When: January 8 – February 13
Or: Tiger Strikes Asteroid (1329 Willoughby Avenue # 2A, Bushwick, Brooklyn)
Interdisciplinary Iranian-American artist Sholeh Asgary, winner of the TSA New York 2021 Open Call, presents videos, prints and installations with the intimate and fluid connection of sound, water and the body. In an interactive sound piece titled “Qanat” after an ancient Iranian underground aqueduct, gallery visitors can experiment by moving their bodies to modify the amplified sounds emanating from a traditional radially symmetrical carpet symbolizing a fountain.
When: January 19 – March 5
Or: Rachel Uffner Gallery (170 Suffolk Street, Lower East Side, Manhattan) and Fridman Gallery (169 Bowery, Lower East Side, Manhattan)
In this two-room solo exhibition, Hana Yilma Godine combines traditional fabric collages and layers of paint in flat, bold works inspired by her metropolitan hometown of Addis Ababa. Godine imbues everyday scenes with a vital spark: women meeting in hairdressing salons and sparsely populated domestic interiors are teeming with colors, patterns and plants. The artist also becomes fantastic; in one work, a bee seems to land on the protruding tongue of a woman, the pattern of which resembles the Ethiopian flag.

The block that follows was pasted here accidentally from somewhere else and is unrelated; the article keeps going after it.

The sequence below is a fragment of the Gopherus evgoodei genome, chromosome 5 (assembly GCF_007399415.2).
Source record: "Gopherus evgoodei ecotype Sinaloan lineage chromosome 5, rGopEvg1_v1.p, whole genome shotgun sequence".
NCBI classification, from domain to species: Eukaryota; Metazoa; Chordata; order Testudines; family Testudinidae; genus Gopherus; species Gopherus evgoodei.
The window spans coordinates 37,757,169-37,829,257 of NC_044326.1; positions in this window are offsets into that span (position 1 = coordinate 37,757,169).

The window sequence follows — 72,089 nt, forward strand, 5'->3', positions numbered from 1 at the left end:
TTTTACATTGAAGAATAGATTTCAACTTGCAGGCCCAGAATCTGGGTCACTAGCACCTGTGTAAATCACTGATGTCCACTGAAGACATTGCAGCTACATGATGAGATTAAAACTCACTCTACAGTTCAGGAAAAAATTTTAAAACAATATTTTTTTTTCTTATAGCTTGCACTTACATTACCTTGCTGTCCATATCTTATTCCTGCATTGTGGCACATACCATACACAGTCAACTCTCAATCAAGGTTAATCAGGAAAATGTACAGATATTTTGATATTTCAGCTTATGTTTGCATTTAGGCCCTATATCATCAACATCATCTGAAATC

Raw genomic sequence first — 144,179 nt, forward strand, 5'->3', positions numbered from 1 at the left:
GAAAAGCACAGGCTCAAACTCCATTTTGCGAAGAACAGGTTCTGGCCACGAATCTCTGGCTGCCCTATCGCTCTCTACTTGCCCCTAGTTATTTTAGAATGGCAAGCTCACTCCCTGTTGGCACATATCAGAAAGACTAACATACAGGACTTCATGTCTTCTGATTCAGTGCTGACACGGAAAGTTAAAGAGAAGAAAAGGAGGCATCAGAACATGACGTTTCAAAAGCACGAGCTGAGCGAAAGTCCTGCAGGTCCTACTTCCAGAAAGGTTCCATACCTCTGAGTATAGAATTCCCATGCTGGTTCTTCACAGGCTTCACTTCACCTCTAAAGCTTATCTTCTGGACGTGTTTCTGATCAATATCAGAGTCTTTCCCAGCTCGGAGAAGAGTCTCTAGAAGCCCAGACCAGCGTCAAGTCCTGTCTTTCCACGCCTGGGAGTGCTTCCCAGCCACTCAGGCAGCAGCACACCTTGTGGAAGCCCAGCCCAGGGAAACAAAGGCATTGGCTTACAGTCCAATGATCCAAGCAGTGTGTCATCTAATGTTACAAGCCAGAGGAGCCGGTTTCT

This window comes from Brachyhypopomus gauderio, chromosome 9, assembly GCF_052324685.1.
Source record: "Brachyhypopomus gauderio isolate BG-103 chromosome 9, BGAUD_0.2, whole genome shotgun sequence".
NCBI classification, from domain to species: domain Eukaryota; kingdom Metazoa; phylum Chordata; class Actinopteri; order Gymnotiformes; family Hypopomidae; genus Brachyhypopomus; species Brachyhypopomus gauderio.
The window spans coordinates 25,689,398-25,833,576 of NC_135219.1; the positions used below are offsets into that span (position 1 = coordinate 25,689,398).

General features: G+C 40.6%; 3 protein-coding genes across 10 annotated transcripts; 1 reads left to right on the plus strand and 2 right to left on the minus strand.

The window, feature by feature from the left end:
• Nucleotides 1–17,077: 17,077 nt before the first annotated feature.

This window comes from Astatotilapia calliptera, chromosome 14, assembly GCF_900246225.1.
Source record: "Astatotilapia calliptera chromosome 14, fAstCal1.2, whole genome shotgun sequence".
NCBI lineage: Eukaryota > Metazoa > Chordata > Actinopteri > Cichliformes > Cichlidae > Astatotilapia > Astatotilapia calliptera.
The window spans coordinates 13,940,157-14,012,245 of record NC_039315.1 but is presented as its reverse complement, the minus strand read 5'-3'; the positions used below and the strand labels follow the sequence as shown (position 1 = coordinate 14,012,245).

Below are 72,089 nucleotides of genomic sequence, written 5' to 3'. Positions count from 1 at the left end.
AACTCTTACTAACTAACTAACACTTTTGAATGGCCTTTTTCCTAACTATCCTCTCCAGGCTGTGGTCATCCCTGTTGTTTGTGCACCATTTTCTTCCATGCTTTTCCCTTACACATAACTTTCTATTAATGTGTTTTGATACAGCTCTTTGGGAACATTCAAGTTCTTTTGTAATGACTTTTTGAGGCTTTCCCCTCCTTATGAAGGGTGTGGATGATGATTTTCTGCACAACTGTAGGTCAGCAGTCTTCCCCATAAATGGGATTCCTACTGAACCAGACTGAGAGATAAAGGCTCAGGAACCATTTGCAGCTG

When: January 20 – February 26
Or: David Zwirner (525 & 533 West 19th Street, Chelsea, Manhattan)
Organized by writer and critic Hilton Als, who wrote Toni Morrison’s novel New Yorker Obituary in 2019, this group exhibition forms a comprehensive portrait of the late novelist and literary icon, who is famous for her depictions of black life. The archival documents relating to Morrison are interspersed with work – some of which is directly inspired by his texts – by a formidable group of artists including Garrett Bradley, Julie Mehretu, Kerry James Marshall and James Van Der Zee.
When: January 27 – May 8
Or: BRIC (647 Fulton Street, Fort Greene, Brooklyn)
Los Angeles-based multimedia artist Suné Woods’ five-channel video installation ‘Aragonite Stars’ (2021) immerses viewers in aquatic landscapes populated by humans swimming in a non-anthropocentric way, making connections between marine ecology, black feminist thought, and the spiritual and healing aspects of water. Properties. Develop an earlier version of the work that debuted at the 2018 Hammer Museum exhibition Made in LA, this iteration presents a new sound installation by Meshell Ndegeocello.
When: January 28 to June 25
Or: Leslie-Lohman Museum of Art (26 Wooster Street, Soho, Manhattan)
11 contemporary queer artists, including Math Bass, AK Burns, Troy Michie and Jibz Cameron (aka Dynasty Handbag), present an array of paintings, drawings, sculptures, assemblages and time media shaped by an exploration of bodily fragmentation. With its title taken from a 1980 text on horror and abjection by the Bulgarian-French critical theorist Julia Kristeva, Not me, not that, not nothing either considers the transformative potential of disruption and fragmentation, and the endlessness of queer bodies.